My Bounty Hunter hung his head and mumbled. “Mistress Writer, I am not knowledgeable in the ways of magic. I do not fully understand how we all came to be in this world. All I know is the longing in my heart to return to that which I knew, that which I left behind, the mission I must finish. You have not presented me with any irrefutable proof of the claims you make. In the absence of such incontrovertible proof, I used what means I had available to me to try to find a way to get back to my world.”
For a long time, no one spoke. Finally, Cleric broke the silence. “Mistress, I think we all agree what the Bounty Hunter and the Arrogant One did was contemptible. However, I think all of us who find ourselves trapped here in your world can empathize with the Bounty Hunter’s desire to return. None of us really understand how we can exist in both places at the same time. Most of us accept it solely on your word. If the Bounty Hunter is unable to accept it, we can understand his misery and his motivation for exploiting the Arrogant One’s vanity.”
The others nodded.
“I see.” I looked around the room at the others, who all seemed in agreement with Cleric. I studied the Bounty Hunter, searching for any guile or deception. “Very well. I accept that you did not act out of malice toward my husband or toward anyone here. Therefore, you shall suffer no retribution for your misguided actions. But understand this: this stops here and now. Should you ever involve yourself in such deception again, you will suffer dire consequences.”
“And such leniency will not be extended to your vainglorious accomplice. My Arrogant One has stepped over the line once too often. When the elf is found, he will be dealt with most severely.”
My Bounty Hunter stared at me, wide-eyed. “Mistress Writer! I am responsible for the elf’s actions. I played on his ego to manipulate him into doing my bidding. If you can forgive me, surely you can find it in your heart to show him some mercy.”
Before I could reply, Dragon spoke. “No. You acted out of a deep yearning to return to your home. He acted, as he always acts, out of conceit and swagger. There is no comparison. He does not deserve mercy!”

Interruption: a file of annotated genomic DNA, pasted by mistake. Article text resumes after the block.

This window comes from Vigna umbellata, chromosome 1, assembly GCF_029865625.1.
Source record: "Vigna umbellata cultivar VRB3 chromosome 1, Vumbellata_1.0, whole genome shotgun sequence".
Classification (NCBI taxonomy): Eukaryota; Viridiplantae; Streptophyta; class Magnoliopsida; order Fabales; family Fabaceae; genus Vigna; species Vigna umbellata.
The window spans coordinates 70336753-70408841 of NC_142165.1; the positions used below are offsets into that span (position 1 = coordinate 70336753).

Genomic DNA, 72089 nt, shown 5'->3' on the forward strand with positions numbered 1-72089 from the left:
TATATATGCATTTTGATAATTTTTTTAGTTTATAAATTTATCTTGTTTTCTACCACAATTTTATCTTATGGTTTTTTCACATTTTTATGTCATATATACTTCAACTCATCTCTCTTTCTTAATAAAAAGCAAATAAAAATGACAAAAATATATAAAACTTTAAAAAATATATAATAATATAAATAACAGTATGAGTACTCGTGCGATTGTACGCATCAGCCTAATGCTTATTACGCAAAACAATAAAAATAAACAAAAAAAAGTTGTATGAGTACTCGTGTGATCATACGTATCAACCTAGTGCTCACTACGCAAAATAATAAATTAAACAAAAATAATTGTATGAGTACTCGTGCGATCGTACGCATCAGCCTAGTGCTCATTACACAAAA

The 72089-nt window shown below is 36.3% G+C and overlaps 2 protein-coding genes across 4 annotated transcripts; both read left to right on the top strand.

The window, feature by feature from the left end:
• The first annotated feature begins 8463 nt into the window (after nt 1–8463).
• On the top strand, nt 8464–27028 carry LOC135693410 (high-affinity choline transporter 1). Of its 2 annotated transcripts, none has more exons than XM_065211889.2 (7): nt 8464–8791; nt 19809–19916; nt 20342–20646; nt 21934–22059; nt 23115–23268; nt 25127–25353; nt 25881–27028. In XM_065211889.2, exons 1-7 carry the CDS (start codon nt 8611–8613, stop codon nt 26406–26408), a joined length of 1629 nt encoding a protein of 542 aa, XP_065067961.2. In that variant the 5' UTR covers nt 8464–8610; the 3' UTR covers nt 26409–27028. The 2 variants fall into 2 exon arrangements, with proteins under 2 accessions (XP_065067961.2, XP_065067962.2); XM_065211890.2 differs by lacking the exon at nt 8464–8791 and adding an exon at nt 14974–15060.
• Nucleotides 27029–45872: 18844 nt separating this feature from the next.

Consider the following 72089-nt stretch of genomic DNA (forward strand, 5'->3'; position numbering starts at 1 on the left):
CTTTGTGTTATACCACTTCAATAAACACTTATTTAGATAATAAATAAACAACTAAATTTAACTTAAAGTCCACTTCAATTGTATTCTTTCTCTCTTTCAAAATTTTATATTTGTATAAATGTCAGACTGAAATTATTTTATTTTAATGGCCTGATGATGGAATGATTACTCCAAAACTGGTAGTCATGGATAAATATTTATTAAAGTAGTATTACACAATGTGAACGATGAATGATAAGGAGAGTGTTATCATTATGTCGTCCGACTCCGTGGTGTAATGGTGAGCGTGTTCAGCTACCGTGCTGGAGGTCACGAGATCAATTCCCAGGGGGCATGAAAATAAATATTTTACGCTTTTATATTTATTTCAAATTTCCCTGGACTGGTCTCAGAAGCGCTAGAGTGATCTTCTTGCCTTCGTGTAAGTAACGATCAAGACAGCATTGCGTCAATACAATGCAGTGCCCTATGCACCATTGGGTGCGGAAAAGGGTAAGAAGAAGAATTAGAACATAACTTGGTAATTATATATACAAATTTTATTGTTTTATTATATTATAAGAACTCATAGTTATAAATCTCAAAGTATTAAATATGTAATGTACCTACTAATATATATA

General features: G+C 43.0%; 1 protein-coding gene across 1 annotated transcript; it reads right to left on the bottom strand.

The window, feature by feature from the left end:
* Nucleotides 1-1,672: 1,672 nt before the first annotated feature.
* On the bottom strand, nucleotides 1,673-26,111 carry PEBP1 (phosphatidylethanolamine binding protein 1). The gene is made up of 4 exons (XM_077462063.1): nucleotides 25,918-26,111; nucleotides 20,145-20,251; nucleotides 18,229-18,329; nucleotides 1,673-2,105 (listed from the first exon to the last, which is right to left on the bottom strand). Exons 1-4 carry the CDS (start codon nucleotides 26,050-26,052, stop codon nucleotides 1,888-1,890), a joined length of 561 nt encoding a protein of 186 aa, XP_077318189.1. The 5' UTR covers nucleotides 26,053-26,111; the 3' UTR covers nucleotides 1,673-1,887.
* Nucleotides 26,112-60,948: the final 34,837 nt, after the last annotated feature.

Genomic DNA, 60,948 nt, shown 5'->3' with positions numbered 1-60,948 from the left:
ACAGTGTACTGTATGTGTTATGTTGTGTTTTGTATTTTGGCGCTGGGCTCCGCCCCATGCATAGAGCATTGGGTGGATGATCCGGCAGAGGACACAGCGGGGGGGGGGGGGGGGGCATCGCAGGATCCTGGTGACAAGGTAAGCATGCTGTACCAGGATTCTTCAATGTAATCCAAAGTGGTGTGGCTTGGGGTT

I nodded, but my Old Dwarf chuckled. “Be ye sure ye do na be actin’ outten conceit yerself, beastie? The elfie claimed ta be yer equal. Dinna thet make ye a tad bit testy? Mebe thet be the real reason ye do na feel too kindly toward ’em?
Dragon narrowed her eyes and bared her teeth. Before I could stop her, she had engulfed my Old Dwarf in flames.
The huge creature extinguished her fiery breath. My Old Dwarf crawled out from behind his scorched shield and chuckled. “Eh, be thet the best ye kin do, beastie?”
Dragon took another breath, but I stepped in front of her. “Enough!”
The big creature exhaled slowly. “So sorry.” Her flippant tone belied her words.
“I think some tempers need to cool. Why don’t we go back upstairs and see if Miles can salvage any of the stew?”
Miles and my characters silently filed out of the room, giving Dragon a wide berth. When the others were gone, Dragon turned to me. “I wouldn’t really hurt the old rapscallion, you know.”
“Could have fooled me.” I scowled.
She smiled coyly. “Well, we have solved one part of the mystery. The Innkeeper was not trying to contact us and ask for our help.”
I shook my head and sighed. “No, he wasn’t.”
“There is more to the mystery, though. We still need to determine who created the magic conduit that allowed the four items from my world to enter this one.”
I nodded and sighed. “Not only who created it, but why.”
Dark, brooding smoke clouds drifted from Dragon’s nose. “Somehow I do not believe the Arrogant One or the Bounty Hunter will provide any answers to this mystery.”
Be sure to join us again as we try to find my Arrogant One and unravel yet anther part of this mystery. We’ll leave the porch light on for you.